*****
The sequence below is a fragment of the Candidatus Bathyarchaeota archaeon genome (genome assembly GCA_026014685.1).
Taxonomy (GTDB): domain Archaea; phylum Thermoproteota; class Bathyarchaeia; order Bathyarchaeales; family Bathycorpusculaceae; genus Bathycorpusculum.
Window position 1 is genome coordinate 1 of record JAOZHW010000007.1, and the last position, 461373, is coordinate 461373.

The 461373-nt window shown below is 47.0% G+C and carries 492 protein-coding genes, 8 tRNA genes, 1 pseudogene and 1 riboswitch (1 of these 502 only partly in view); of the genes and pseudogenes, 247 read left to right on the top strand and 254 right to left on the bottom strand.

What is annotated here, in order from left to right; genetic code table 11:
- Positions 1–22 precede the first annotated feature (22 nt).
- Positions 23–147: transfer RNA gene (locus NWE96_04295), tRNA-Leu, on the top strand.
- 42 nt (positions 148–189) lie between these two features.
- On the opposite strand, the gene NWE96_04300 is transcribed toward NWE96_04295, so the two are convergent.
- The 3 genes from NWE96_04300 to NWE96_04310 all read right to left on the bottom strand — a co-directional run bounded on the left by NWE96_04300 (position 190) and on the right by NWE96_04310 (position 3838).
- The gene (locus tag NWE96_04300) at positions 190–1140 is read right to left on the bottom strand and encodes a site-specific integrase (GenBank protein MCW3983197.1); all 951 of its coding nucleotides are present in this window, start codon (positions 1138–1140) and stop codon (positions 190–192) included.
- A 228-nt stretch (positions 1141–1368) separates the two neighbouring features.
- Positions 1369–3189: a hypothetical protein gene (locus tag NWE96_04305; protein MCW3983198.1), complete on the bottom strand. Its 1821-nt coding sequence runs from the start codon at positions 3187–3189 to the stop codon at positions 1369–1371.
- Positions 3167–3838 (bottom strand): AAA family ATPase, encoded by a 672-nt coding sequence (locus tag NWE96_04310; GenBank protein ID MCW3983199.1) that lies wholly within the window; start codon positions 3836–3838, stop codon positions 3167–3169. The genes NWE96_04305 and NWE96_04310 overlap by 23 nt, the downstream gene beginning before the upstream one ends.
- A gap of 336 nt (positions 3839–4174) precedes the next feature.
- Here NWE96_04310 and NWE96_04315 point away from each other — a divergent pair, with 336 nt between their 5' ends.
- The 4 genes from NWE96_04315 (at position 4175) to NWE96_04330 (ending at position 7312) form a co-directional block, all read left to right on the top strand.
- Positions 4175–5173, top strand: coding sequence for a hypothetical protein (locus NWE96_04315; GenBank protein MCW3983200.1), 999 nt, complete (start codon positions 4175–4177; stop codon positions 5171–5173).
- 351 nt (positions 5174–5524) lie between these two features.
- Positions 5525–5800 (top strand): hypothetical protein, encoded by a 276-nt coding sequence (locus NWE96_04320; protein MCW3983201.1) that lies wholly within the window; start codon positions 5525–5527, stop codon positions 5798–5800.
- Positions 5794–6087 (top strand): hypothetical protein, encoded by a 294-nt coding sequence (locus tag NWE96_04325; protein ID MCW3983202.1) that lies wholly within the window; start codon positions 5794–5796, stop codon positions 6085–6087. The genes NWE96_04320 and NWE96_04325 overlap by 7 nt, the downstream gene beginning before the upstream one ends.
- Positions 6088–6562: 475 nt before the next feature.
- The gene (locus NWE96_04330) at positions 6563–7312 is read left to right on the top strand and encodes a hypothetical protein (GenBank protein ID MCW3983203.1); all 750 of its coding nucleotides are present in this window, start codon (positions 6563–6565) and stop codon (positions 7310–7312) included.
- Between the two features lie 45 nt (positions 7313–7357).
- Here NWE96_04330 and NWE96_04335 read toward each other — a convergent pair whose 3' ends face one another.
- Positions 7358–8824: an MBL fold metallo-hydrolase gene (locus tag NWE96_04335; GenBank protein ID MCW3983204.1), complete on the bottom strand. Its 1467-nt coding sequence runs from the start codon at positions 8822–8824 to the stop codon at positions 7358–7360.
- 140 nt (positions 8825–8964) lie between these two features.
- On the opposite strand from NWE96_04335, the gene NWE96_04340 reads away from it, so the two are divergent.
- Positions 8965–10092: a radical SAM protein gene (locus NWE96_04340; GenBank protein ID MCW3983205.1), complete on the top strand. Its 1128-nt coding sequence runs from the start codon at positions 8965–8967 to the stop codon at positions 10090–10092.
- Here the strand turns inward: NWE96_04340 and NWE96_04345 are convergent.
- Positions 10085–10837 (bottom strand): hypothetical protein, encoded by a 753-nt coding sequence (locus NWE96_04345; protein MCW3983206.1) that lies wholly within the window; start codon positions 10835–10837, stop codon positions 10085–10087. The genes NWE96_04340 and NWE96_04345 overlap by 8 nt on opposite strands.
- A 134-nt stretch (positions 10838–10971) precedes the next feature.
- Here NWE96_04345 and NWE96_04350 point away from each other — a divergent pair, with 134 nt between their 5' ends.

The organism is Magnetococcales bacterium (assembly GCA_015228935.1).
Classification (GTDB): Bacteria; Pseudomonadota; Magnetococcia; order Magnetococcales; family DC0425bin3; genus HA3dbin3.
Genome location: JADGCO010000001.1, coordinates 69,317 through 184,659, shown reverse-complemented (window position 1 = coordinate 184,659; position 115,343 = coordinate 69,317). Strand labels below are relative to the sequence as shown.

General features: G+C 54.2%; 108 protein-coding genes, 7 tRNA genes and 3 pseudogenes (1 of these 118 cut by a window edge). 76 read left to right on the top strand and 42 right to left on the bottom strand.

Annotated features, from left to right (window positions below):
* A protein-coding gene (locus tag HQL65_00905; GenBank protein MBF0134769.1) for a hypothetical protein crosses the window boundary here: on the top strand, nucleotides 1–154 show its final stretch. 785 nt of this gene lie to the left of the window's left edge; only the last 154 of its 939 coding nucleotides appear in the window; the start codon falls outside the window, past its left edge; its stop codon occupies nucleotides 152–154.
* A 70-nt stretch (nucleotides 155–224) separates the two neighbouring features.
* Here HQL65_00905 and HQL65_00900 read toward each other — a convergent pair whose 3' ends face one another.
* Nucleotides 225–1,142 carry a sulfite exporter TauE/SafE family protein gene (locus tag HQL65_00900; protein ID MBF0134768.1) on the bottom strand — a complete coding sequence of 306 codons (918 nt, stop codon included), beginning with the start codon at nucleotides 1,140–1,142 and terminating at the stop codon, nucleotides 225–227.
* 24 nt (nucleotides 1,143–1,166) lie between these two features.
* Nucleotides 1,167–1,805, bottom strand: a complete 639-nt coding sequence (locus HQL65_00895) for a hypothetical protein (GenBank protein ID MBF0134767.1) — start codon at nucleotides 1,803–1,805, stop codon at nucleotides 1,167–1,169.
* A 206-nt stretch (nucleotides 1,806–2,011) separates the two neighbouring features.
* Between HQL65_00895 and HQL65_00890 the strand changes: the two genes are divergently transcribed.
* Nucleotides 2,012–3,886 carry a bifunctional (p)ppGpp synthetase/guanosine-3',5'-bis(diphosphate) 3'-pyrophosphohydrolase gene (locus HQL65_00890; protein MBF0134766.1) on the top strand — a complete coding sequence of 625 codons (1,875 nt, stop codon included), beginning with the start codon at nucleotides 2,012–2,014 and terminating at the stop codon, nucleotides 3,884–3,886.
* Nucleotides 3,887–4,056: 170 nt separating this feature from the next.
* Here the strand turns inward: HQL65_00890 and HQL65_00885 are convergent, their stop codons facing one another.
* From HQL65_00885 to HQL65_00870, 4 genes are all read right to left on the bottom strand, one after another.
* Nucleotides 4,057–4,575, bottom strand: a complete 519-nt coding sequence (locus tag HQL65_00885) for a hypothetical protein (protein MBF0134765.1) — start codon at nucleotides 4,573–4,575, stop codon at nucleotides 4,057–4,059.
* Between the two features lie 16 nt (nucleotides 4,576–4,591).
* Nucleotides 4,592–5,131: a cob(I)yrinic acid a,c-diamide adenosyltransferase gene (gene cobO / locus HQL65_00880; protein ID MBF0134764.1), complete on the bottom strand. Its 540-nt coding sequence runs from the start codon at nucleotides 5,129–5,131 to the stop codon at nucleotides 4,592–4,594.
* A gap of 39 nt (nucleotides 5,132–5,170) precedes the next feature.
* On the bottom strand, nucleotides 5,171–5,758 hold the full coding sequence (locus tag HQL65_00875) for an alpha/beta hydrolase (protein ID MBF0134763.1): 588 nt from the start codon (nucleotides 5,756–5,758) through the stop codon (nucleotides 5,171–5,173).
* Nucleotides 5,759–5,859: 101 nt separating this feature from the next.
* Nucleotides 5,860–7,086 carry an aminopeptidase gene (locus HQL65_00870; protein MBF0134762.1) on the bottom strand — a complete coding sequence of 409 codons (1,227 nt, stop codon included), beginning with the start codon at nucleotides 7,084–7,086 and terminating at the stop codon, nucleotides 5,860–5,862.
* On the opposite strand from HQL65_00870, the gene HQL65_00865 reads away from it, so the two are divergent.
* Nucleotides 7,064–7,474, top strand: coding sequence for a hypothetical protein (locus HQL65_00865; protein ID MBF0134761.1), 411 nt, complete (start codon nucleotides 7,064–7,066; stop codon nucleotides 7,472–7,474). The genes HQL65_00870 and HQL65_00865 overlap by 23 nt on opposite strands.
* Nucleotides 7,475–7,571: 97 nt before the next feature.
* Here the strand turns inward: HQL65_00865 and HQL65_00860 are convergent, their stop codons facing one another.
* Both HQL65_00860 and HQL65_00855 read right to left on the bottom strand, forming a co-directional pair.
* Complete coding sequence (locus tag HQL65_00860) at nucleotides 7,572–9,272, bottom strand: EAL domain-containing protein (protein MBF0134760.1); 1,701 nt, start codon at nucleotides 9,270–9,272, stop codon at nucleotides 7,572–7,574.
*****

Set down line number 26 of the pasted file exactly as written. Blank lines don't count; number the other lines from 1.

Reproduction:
- Positions 7358–8824: an MBL fold metallo-hydrolase gene (locus tag NWE96_04335; GenBank protein ID MCW3983204.1), complete on the bottom strand. Its 1467-nt coding sequence runs from the start codon at positions 8822–8824 to the stop codon at positions 7358–7360.